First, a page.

WADOWICE: Ma?opolskie Print

Alternate names: Wadowice [Pol], Vadovitza, ??????? [Yid], Vadovits, Vadovitse, Vadovitz.  49°53' N, 19°29' E, 24 miles SW of Kraków. Jewish population: 722 (in 1880), 1,437 (in 1921). Normal 0 Yizkor: Sefer zikaron le-kehilot Wadowice, Andrychow, Kalwarja, Myslenice, Sucha (Ramat Gan, 1967). Normal 0 S?ownik Geograficzny Królestwa Polskiego (1880-1902), XIII, pp. 879-887: "Wadowice". This town in southern Poland, 50 km from Kraków with 19,200 inhabitants in 2006, is situated on the Skawa river confluence with the Vistula in the eastern part of Silesian Plateau (Pogórze ?laskie). Wadowice is best known as the birthplace of Pope John Paul II. Hundreds of people from the area (priests, teachers and artists) were murdered in mass executions. Hundreds more were resettled to make room for German settlers. Between 1941 and 1943, a Jewish ghetto established for almost the entire local Jewish population of more than 2,000 was liquidated with most sent to nearby Auschwitz concentration camp. The Germans set up a POW camp for Allied soldiers and a penal transfer camp for various German concentration camps. Gmina Wadowice is an urban-rural administrative district in Wadowice powiat, Malopolskie Voivodeship in southern Poland with its seat in the town of Wadowice, which lies approximately 38 kilometres (24 mi) south-west of the regional capital Kraków. The gmina 2006 total population was 37,481 with 19,149 in the town. Beside the town of Wadowice, Gmina Wadowice contains the villages and settlements of Babica, Barwa?d Dolny, Chocznia, Gorze? Dolny, Gorze? Górny, Jaroszowice, Kaczyna, Klecza Dolna, Klecza Górna, Ponikiew, Ponikiew-Chobot, Roków, Stanis?aw Górny, Wysoka and Zawadka. [July 2009]

Initially the Jews buried their dead in the Jewish cemetery at Zator. In the second half of the 19th century, a number of Jewish communities in Wadowice gmina/powiat founded burial places of their own as early as 1876. Only in 1882, did the kahal purchase two parcels measuring 5,866 sq m in the northern part of the town on the road to Tomic, now ul. Wojska Polskiego. Eventually, beit tahara and brick walls were added. In 1894, 941 square meters were purchased. In addition to typical matzevot are columns, obelisks and sarcophagi made of marble and other precious stones with inscriptions in Hebrew, Polish, and German. Entry through the brick wall is via the preburial. About 600 graves exist, some with gravestones reconstructed with contemporary polychrome and original carvings. Buried here are Baruch Thieberg, a participant in the January Uprising and the first Jew allowed to settle in the city after the period covered by the "de non tolerandis Judaeis" privilege. The cemetery also contains graves of WWI soldiers. The last funeral was on April 16, 1939 for Henry Taube. After the liberation, some families erected symbolic gravestones for the victims. [July 2009]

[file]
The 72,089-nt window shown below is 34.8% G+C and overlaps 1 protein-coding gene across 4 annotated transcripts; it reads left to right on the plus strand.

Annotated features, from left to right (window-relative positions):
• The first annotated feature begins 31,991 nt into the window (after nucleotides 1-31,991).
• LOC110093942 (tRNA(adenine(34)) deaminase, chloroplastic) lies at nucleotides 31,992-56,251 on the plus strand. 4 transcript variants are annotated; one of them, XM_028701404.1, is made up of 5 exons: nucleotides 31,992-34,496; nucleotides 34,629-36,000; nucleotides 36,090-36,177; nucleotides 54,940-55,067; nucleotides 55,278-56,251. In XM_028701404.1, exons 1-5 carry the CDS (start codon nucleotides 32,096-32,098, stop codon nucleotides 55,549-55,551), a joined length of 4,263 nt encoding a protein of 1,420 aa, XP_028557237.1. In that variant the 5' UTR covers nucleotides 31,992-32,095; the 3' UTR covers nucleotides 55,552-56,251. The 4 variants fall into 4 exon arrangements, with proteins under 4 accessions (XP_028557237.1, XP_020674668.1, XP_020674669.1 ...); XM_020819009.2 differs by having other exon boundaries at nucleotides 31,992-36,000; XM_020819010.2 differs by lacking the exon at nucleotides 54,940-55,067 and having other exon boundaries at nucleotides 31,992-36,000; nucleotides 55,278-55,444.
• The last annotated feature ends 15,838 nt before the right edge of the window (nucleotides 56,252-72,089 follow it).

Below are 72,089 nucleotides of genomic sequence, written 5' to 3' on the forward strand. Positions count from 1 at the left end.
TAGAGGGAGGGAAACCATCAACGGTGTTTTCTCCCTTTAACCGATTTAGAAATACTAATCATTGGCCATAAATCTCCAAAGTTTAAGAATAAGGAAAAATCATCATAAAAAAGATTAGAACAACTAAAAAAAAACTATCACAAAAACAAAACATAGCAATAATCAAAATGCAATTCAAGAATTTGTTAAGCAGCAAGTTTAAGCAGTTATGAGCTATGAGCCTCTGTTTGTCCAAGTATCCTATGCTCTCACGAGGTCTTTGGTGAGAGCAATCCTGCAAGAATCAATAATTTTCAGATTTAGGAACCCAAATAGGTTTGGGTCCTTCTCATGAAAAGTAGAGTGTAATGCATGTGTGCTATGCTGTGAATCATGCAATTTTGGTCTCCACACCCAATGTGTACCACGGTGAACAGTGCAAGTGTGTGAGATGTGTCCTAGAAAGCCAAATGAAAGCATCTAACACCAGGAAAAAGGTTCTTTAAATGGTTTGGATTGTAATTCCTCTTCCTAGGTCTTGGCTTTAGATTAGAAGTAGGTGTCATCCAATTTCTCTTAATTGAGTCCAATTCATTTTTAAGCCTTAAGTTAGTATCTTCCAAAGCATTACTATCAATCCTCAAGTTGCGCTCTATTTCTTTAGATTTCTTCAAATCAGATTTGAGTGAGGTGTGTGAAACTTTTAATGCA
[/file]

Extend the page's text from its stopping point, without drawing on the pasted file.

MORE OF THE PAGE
MASS GRAVE: 92 people murdered in 1943 in Makowie Podhala?skim were escapees from a deportation to Belzec, who hid for several months in the surrounding forests and caught by the Germans and executed. A monument was erected on the mass grave.  During WWII, the German authorities sold the cemetery to a company intended to export and use the matzevot for building purposes. These plans did not have time to come to fruition. Atarzyna Iwa?ska in 2004 was a curator of an exhibition about the Jews of Wadowice. She is caretaker of the Jewish cemetery in Wadowice. The Pope and the Jewish community. A history of local Jews in the Historical and Cultural "Wadoviana" (number 9) can be purchased by mail at the Museum in Wadowice (The Development of Jewish Settlements in Wadowice") website of the Museum. Photos. [July 2009] 

Last Updated on Friday, 21 November 2014 13:26